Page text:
Overcoming Negative Labels and Self-Criticism so you stop feeling like a bad person

When You Feel Like a Bad Person

Labels are everywhere in our lives nowadays.  We have labels on our clothes, labels on our furniture, even labels on our food.  They are there to inform, instruct or identify us.  We read labels to gain understanding.  We write labels to protect ourselves.  And we wear labels as status symbols to garner acceptance and praise from others.  Labels are everywhere in our lives nowadays.

But besides the labels we are wearing and reading, there are labels we are also creating everyday.  Labels that we use to identify ourselves.  Labels that we allow circumstances or our feelings to create for us.  The labels of “not good enough”, “not rich enough”, “not pretty enough”, “worthless”, “helpless”, “stupid”, and the list goes on.  We think things like, “I’m a terrible wife” or “my children think I’m an awful mother”.  And labels quickly appear.  Suddenly, we are a terrible wife or an awful mother not because there is proof or evidence of that but because we’re wearing that label.  And we’re thinking we are that label.  And how we think leads to the way we feel.  And how we feel leads to the way we act.

I often feel like I’m not good enough.  I feel worthless, helpless.  I think things like, “I’m a terrible wife” or “My clients hate me”.   These thoughts or labels do nothing but paralyze me.  They don’t spur me on to negate that label and become the best.  Instead, they send me down into despair where all I can do is wallow in my own misery.  So what do we do when we feel like a bad person?  How do we stop labeling ourselves and start being productive?


Overcoming Negative Labels and Self-Criticism so you stop feeling like a bad person

4 Thoughts to help when you feel like a Bad Person

Labeling yourself only makes you feel inadequate and depressed

Labeling yourself as worthless or a bad person doesn’t do anything productive.  It just leaves you moping rather than coping.  You need to attack the label or statement that you have thought or told yourself.  Are you really a bad wife?  Are you really a terrible mother?  Are you really the worst person in the world?  Odds are, you’re not.  There will always be someone better than you and worse than you.  Labeling yourself as bad, the worst, or worthless doesn’t help.  So stop it.

Once you give up criticizing yourself, you can be productive

Now that you’ve given up labeling, blaming, and shaming yourself, you can move onto something more productive.  Instead of expending energy on moping and dwelling on your inner negative thoughts, you can move on to spending that energy to fix or alleviate the problem.  Start by asking yourself the right question:  What makes you feel or think like you are the worst or a bad person?  List out the circumstances, conversations, or feelings that may be making you feel this way.  Ask yourself if these things really point to you being a terrible person.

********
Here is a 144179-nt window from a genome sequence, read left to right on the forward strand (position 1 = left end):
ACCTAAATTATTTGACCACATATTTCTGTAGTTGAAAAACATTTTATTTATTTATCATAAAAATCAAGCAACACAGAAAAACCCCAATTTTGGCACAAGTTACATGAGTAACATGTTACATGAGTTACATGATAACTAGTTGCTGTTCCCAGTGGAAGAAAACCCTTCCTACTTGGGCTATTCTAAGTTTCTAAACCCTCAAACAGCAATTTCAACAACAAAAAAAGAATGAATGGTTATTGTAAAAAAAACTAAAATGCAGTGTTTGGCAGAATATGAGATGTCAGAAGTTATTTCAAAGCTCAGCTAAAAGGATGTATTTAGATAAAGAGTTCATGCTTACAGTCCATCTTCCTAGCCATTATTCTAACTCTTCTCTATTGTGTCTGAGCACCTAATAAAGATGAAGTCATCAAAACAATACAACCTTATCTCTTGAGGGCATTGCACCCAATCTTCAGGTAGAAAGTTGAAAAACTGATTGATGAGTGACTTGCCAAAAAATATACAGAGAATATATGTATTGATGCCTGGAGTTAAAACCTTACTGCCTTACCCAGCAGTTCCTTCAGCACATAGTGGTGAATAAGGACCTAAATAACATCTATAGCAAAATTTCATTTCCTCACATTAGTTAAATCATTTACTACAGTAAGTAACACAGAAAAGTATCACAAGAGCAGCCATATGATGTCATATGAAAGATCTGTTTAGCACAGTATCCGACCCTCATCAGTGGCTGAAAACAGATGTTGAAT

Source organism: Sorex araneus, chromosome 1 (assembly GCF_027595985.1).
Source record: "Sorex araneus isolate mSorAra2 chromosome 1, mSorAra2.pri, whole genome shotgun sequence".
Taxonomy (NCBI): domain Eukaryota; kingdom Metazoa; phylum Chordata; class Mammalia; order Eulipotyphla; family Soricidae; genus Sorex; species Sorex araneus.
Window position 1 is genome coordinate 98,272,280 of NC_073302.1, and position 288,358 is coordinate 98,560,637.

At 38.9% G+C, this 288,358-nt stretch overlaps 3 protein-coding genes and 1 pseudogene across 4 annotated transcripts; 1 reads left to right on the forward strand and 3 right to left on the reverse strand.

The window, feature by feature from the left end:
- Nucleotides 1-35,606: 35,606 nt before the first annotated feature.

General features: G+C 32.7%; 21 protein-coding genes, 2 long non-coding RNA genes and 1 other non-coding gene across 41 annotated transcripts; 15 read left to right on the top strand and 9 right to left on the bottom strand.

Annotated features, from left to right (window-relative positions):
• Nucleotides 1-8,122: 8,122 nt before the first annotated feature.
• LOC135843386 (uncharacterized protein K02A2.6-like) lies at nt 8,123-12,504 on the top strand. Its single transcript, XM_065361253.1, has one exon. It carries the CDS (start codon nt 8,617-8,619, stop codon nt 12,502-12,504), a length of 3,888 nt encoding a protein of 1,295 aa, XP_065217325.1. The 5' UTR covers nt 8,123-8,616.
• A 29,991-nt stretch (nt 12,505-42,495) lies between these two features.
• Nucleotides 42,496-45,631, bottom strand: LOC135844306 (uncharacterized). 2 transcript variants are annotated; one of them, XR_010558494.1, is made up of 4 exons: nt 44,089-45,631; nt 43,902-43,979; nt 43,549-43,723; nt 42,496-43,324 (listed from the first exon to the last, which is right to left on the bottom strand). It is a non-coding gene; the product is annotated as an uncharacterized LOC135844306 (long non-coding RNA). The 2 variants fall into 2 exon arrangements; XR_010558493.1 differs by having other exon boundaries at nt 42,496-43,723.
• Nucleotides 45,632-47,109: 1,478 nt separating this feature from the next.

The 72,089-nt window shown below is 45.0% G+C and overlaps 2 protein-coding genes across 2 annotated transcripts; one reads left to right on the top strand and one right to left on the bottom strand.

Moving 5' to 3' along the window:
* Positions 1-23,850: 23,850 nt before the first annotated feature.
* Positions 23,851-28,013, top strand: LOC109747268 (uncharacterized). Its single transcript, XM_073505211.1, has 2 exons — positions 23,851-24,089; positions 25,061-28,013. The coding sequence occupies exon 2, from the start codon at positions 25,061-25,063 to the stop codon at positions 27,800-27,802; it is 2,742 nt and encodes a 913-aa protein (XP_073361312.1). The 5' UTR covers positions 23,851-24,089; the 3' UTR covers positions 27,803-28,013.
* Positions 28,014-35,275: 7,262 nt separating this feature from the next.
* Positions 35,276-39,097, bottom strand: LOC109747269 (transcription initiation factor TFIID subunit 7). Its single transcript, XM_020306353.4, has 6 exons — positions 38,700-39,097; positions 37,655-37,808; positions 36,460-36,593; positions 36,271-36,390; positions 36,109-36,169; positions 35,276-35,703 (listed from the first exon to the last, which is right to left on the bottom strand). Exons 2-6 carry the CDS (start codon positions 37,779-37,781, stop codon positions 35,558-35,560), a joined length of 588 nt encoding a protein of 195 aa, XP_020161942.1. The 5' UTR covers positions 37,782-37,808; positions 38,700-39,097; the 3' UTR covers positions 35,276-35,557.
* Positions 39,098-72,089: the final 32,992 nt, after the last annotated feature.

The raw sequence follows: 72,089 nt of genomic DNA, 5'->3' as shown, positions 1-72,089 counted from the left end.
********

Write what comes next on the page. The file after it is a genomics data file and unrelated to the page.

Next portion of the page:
Overcoming Negative Labels and Self-Criticism so you stop feeling like a bad person


If you can define the problem, then you can move toward solving it

Let’s take the example of “I feel like a bad person”.  What is your definition of a good person?  Does anyone exist that meets this definition of a good person?  Probably not.  Probably you’ve set the bar too high for anyone, let alone yourself, to reach it.  Perhaps the problem is that you have been showing up late to work.  You know you’re not being a faithful employee, but no one has said anything to you so you get away with it.  The problem is not that you’re a bad person.  The problem is that you’re not a morning person so its difficult for you to get in at 8 am.  Now that you’ve figured out your actual problem, you can work on solving it.  Try to define the real problem that’s making you feel bad about yourself.

What are my strengths and weaknesses?  What can I do to improve?

As you work on defining your problem and moving towards fixing it, it’s good to know some things about yourself.  Identifying your strengths and weaknesses will help you realize areas that you could improve.  When you weigh your strength against your weaknesses, you’ll automatically build up some self-esteem by noting things you do well.  You’ll then see areas for potential improvement.  You can then approach your problem by saying, “Here’s where I can improve” rather than, “I’m worthless”.


Once you’ve assessed your problem and come up with some ideas or ares you can improve, set some goals to help you get there.  This will help attack that thought of “I’m a bad person” the next time it pops up because you’ll be able to say, “I’m a work in progress and that’s ok!”


What bad labels do you need to stop creating for yourself?  Tell us in the comments below and what you should be thinking instead!

Negative self-talk and inner thoughts got you feeling like a terrible person? How do you talk back to those thoughts? Read how to rationally respond to negative self-criticism -- > How to Overcome Negative Labels and Inner Self-Criticism Stop Beating Yourself Up! You are a work in progress


  • Heather Hart

    I’ve been clinging to the scripture that says, “There is no condemnation for those who are in Christ” this week. Every time one of those labels pops into my head or a negative thought or memory, I remind myself that Jesus has me covered. I don’t have to live defeated, but I can start fresh every second because His sacrifice was eternal.

  • susan

    It is so true that we automatically label ourselves and then become completely defeated by it. I loved the practical steps you’ve given to help alleviate this problem and to narrow down to find the true problem and begin working toward real solutions. Very helpful and encouraging post.

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